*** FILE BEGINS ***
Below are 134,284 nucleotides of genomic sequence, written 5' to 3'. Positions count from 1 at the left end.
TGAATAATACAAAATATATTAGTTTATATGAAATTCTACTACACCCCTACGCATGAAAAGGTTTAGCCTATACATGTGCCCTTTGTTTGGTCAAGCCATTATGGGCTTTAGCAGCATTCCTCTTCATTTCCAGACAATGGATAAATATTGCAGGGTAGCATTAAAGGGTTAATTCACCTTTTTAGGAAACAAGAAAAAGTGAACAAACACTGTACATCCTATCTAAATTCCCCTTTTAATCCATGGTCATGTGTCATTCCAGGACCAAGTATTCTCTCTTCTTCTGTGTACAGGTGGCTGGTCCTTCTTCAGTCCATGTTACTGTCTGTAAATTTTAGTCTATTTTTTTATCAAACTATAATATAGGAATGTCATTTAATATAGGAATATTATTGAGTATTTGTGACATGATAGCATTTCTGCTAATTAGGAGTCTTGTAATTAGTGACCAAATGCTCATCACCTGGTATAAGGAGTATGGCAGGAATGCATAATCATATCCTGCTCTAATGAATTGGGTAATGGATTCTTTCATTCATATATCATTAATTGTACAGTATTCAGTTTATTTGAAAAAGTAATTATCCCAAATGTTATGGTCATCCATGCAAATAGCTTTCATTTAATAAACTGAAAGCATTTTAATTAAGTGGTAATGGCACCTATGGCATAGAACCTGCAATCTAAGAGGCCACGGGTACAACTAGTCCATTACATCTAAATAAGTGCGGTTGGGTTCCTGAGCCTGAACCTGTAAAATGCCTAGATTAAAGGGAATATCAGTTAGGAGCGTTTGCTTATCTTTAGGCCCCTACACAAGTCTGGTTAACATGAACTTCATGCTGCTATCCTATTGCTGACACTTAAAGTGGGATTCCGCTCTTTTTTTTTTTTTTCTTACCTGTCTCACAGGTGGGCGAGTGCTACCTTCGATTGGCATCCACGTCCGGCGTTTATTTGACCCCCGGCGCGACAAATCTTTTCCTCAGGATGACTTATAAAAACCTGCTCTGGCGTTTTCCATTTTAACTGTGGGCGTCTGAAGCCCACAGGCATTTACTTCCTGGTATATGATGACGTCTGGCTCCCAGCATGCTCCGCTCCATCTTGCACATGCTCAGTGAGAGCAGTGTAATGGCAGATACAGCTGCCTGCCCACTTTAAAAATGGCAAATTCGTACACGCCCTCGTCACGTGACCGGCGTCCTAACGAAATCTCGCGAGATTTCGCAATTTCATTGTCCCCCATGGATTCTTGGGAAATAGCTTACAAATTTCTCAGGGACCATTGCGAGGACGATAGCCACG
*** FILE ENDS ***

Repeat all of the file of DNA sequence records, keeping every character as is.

Below are 134,284 nucleotides of genomic sequence, written 5' to 3'. Positions count from 1 at the left end.
TGAATAATACAAAATATATTAGTTTATATGAAATTCTACTACACCCCTACGCATGAAAAGGTTTAGCCTATACATGTGCCCTTTGTTTGGTCAAGCCATTATGGGCTTTAGCAGCATTCCTCTTCATTTCCAGACAATGGATAAATATTGCAGGGTAGCATTAAAGGGTTAATTCACCTTTTTAGGAAACAAGAAAAAGTGAACAAACACTGTACATCCTATCTAAATTCCCCTTTTAATCCATGGTCATGTGTCATTCCAGGACCAAGTATTCTCTCTTCTTCTGTGTACAGGTGGCTGGTCCTTCTTCAGTCCATGTTACTGTCTGTAAATTTTAGTCTATTTTTTTATCAAACTATAATATAGGAATGTCATTTAATATAGGAATATTATTGAGTATTTGTGACATGATAGCATTTCTGCTAATTAGGAGTCTTGTAATTAGTGACCAAATGCTCATCACCTGGTATAAGGAGTATGGCAGGAATGCATAATCATATCCTGCTCTAATGAATTGGGTAATGGATTCTTTCATTCATATATCATTAATTGTACAGTATTCAGTTTATTTGAAAAAGTAATTATCCCAAATGTTATGGTCATCCATGCAAATAGCTTTCATTTAATAAACTGAAAGCATTTTAATTAAGTGGTAATGGCACCTATGGCATAGAACCTGCAATCTAAGAGGCCACGGGTACAACTAGTCCATTACATCTAAATAAGTGCGGTTGGGTTCCTGAGCCTGAACCTGTAAAATGCCTAGATTAAAGGGAATATCAGTTAGGAGCGTTTGCTTATCTTTAGGCCCCTACACAAGTCTGGTTAACATGAACTTCATGCTGCTATCCTATTGCTGACACTTAAAGTGGGATTCCGCTCTTTTTTTTTTTTTTCTTACCTGTCTCACAGGTGGGCGAGTGCTACCTTCGATTGGCATCCACGTCCGGCGTTTATTTGACCCCCGGCGCGACAAATCTTTTCCTCAGGATGACTTATAAAAACCTGCTCTGGCGTTTTCCATTTTAACTGTGGGCGTCTGAAGCCCACAGGCATTTACTTCCTGGTATATGATGACGTCTGGCTCCCAGCATGCTCCGCTCCATCTTGCACATGCTCAGTGAGAGCAGTGTAATGGCAGATACAGCTGCCTGCCCACTTTAAAAATGGCAAATTCGTACACGCCCTCGTCACGTGACCGGCGTCCTAACGAAATCTCGCGAGATTTCGCAATTTCATTGTCCCCCATGGATTCTTGGGAAATAGCTTACAAATTTCTCAGGGACCATTGCGAGGACGATAGCCACG